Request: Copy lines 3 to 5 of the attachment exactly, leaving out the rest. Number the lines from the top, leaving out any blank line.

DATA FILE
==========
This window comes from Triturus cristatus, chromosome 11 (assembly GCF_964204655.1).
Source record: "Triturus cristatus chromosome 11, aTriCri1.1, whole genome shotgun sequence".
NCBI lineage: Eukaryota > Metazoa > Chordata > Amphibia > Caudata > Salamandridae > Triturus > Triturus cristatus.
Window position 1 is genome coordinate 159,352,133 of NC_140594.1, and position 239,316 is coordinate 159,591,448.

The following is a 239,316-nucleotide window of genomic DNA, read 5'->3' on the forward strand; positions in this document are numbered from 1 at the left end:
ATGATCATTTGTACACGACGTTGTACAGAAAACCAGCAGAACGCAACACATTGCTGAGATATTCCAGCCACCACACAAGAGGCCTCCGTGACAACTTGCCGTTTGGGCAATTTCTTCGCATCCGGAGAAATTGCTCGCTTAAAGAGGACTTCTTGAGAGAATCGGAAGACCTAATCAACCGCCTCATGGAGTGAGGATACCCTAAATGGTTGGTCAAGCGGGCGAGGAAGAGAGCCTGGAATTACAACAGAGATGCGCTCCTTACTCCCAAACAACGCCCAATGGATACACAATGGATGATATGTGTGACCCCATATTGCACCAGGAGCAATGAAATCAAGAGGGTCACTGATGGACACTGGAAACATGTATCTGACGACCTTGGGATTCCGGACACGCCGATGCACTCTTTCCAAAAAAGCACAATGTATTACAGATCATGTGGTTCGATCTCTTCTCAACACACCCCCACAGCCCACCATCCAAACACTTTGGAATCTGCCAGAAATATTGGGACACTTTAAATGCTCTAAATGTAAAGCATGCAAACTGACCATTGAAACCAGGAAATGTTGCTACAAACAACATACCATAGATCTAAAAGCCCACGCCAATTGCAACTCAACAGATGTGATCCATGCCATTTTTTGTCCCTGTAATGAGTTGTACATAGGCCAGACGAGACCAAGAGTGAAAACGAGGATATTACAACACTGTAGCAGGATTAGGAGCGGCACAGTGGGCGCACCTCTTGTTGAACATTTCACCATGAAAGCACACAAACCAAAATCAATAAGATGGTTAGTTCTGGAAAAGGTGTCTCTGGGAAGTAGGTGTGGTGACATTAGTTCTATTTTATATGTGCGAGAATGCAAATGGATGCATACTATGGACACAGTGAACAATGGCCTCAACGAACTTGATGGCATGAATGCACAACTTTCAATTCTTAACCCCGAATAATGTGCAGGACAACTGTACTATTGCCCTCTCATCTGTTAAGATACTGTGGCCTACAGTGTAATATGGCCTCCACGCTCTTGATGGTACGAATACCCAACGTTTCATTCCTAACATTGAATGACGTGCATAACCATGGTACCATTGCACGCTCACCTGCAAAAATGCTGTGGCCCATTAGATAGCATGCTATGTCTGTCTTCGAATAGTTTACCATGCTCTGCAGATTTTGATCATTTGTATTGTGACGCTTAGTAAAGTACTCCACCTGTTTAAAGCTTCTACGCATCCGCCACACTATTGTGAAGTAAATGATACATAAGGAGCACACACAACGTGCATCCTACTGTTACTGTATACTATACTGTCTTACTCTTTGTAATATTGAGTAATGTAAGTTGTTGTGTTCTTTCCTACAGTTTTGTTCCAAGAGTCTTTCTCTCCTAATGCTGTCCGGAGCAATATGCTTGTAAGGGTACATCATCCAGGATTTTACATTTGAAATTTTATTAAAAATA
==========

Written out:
NCBI lineage: Eukaryota > Metazoa > Chordata > Amphibia > Caudata > Salamandridae > Triturus > Triturus cristatus.
Window position 1 is genome coordinate 159,352,133 of NC_140594.1, and position 239,316 is coordinate 159,591,448.

The following is a 239,316-nucleotide window of genomic DNA, read 5'->3' on the forward strand; positions in this document are numbered from 1 at the left end: